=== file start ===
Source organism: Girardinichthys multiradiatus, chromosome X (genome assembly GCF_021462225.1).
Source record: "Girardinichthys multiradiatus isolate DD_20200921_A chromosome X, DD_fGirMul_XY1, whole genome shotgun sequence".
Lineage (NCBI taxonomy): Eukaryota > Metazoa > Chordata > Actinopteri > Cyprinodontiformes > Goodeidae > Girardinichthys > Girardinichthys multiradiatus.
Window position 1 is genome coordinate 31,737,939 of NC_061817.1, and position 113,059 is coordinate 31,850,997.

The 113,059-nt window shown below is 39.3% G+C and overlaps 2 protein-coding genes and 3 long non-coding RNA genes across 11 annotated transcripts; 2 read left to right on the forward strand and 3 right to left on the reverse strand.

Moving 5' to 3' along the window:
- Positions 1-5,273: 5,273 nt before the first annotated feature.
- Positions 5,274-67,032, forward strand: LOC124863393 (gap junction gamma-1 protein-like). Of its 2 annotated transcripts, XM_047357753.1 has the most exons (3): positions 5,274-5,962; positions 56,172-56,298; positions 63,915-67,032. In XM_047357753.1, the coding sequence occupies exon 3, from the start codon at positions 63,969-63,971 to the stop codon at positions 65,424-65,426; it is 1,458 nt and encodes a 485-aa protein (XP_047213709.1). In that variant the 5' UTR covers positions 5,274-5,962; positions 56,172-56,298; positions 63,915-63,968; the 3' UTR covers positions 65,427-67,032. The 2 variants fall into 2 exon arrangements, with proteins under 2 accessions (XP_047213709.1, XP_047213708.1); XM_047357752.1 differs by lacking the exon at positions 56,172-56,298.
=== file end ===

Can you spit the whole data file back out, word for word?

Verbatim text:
Source organism: Girardinichthys multiradiatus, chromosome X (genome assembly GCF_021462225.1).
Source record: "Girardinichthys multiradiatus isolate DD_20200921_A chromosome X, DD_fGirMul_XY1, whole genome shotgun sequence".
Lineage (NCBI taxonomy): Eukaryota > Metazoa > Chordata > Actinopteri > Cyprinodontiformes > Goodeidae > Girardinichthys > Girardinichthys multiradiatus.
Window position 1 is genome coordinate 31,737,939 of NC_061817.1, and position 113,059 is coordinate 31,850,997.

The 113,059-nt window shown below is 39.3% G+C and overlaps 2 protein-coding genes and 3 long non-coding RNA genes across 11 annotated transcripts; 2 read left to right on the forward strand and 3 right to left on the reverse strand.

Moving 5' to 3' along the window:
- Positions 1-5,273: 5,273 nt before the first annotated feature.
- Positions 5,274-67,032, forward strand: LOC124863393 (gap junction gamma-1 protein-like). Of its 2 annotated transcripts, XM_047357753.1 has the most exons (3): positions 5,274-5,962; positions 56,172-56,298; positions 63,915-67,032. In XM_047357753.1, the coding sequence occupies exon 3, from the start codon at positions 63,969-63,971 to the stop codon at positions 65,424-65,426; it is 1,458 nt and encodes a 485-aa protein (XP_047213709.1). In that variant the 5' UTR covers positions 5,274-5,962; positions 56,172-56,298; positions 63,915-63,968; the 3' UTR covers positions 65,427-67,032. The 2 variants fall into 2 exon arrangements, with proteins under 2 accessions (XP_047213709.1, XP_047213708.1); XM_047357752.1 differs by lacking the exon at positions 56,172-56,298.